Matthew 9:32-34; Two Reactions

The healing/exorcism of the deaf-mute person is told with little style and action. The focus is obviously on the two different reactions to the miracle.

The crowds were amazed. They hadn’t seen anything like this before. It was another kingdom miracle.

The Pharisees, on the other hand, were not so pleased. They did not like this upset to the status quo.

So they resorted to ridicule.

Ridicule is the last refuge of those who are disenfranchised. Ridicule is the stock-in-trade of Twitter and Facebook arguments. Ridicule intends to tear others down.

I’m not sure if the Pharisees were tweeting to the crowds or to one another, but they ridicule Jesus by calling him names, by saying that his power comes from the wrong place.

In this case, Jesus doesn’t refute them. That will come later.

I suppose we see the same two responses to Jesus today. Mostly ridicule.

In the stipulations of the Sinaitic covenant, Israel is accordingly forbidden from worshiping other gods (Exod 20:3; 23:24; 34:14; Deut 12:31; Judg 6:10; 1 Kgs 9:6–7; 2 Kgs 17:35–38; Jer 25:6)— not because God is some kind of jealous narcissist, but because of God’s passion for his own glory (Deut 4:24) and because of the dehumanizing effects of idolatry (12:31). In other words, the biblical materials witness to an exclusive monotheism.

Michael Bird, Evangelical Theology

This is one of the problems I have with Reformed theology. I don’t disagree with the conclusion, but I fail to see how “God’s passion for his own glory” is different from jealous narcissism. If I said I had great passion for my own glory, what would you think of me?

Discuss amongst yourselves. And leave a comment.

Matthew 9:27-31: Two Blind Men

Two blind men recognize Jesus as the Messiah (Son of David) and cry out for mercy. I think it’s interesting that Jesus makes them follow him back to the house before he helps them. I mean, they are blind.

Blindness is special. Healing of blindness is another sign of the kingdom. Healers of the day couldn’t help blind people, but Jesus did.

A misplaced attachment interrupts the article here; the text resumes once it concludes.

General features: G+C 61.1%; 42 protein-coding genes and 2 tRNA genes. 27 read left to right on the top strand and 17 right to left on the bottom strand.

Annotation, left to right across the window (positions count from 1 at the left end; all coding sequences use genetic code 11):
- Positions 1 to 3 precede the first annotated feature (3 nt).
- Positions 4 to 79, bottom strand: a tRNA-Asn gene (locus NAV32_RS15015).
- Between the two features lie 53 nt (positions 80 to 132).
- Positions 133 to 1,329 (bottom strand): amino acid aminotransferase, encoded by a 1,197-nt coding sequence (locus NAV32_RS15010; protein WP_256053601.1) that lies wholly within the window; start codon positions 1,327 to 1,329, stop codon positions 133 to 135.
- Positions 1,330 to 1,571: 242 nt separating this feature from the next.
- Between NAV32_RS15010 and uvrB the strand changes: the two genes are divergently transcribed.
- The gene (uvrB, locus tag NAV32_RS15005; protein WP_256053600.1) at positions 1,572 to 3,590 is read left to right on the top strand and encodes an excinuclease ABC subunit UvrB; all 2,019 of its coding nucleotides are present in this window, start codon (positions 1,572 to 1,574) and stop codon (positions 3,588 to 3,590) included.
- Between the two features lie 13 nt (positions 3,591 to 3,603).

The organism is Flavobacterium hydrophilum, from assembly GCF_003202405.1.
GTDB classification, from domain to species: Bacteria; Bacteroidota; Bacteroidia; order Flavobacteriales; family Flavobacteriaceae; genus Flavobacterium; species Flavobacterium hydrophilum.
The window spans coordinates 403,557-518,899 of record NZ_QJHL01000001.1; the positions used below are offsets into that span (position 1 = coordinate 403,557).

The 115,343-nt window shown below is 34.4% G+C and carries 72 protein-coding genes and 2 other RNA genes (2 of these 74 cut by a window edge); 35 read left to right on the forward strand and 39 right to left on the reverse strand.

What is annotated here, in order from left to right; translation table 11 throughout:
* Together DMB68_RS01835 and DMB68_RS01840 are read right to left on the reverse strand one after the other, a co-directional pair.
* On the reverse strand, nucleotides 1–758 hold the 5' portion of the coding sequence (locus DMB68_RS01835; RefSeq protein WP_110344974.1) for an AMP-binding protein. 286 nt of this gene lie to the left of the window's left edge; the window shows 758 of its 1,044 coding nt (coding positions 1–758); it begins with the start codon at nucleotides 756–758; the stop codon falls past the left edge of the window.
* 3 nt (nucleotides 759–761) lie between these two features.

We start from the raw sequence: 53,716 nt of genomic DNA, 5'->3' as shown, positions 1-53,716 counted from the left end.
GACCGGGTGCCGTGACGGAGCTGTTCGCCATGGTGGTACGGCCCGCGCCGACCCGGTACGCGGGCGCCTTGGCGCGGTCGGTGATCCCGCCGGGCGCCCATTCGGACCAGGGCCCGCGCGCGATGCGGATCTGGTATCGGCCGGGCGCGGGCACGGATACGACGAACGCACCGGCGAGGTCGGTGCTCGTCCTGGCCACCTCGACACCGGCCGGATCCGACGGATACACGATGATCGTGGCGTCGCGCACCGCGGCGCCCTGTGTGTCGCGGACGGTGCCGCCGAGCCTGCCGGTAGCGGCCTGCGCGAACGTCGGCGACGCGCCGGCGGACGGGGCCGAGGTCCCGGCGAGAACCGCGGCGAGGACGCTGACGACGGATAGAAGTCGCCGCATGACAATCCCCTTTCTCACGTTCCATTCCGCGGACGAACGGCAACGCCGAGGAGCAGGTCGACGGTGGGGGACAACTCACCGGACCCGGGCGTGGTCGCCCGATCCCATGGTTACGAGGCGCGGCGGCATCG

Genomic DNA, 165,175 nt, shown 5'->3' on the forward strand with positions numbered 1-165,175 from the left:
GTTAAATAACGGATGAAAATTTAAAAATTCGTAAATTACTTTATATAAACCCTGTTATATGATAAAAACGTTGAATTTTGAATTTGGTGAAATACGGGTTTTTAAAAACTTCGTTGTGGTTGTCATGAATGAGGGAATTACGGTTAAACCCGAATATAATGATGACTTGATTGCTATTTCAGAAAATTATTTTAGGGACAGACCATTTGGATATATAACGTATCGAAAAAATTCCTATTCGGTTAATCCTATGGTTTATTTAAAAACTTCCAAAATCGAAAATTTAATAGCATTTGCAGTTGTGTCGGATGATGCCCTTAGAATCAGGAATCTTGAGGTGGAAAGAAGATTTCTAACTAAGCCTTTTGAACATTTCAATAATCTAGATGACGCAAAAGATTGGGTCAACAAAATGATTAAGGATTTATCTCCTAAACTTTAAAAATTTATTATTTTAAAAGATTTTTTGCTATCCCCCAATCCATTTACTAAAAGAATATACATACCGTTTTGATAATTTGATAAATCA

He probed their faith a bit and healed them with a touch.

He also asked them to keep it on the down low, probably because he didn’t want so much of the Son of David stuff and possibly because he didn’t want followers-on just because of the miracles. And blindness was definitely a special case.

They disobeyed. Which goes to show that people of faith don’t always obey. It would have been better, and expressed better faith, if they had obeyed.

The kingdom is coming and it is here.

People attending our church never really learn who Jesus is or what it means to follow him. All they learn is how to be saved and how to have a better life.

Matthew 9:18-26; Two Kingdom Miracles

While Jesus was teaching about wine and wineskins, an opportunity to demonstrate came along. A leader (of the synagogue?) came and asked him to bring his daughter back to life.

That is faith. Healing is one thing. Raising from death is another altogether.

Jesus went with the leader to do the miracle.

On the way, a woman with a longstanding female bleeding problem encountered him and expressed her faith in what seems kind of a magical manner. Her disease is physical with social ramifications; perhaps that has made her reluctant to have normal social interactions. But Jesus honors her faith and heals her. He looks at her and really sees her. He offers her a “take heart”.

Her faith—any faith—is not magic. Faith is an awareness of the kingdom at some level, and a willingness to accept Jesus and his kingdom. It is taking sides with Jesus. It is loyalty to him. The leader expressed his faith by bowing before Jesus and asking him to do the impossible. The woman expressed her faith by trying to be unobtrusive and to stay out of the way, as she had learned to do. Jesus honored both.

Mourning had begun for the dead girl. Jesus sent the mourners away and simply took the girl by the hand and raised her.

The kingdom has come. New wine.

I’ll side with Jesus.

What kind of church does the world need us to be? | Psephizo

The two big questions that a lot of people have been asking in the time of the pandemic are: What does this mean for society, and what will the ‘new normal ‘ look like? and What does this mean for the church—how can we rethink what we do? But I think there is a bigger question which I am not sure people are asking so much: what kind of church does the world in this situation need us to be?
— Read on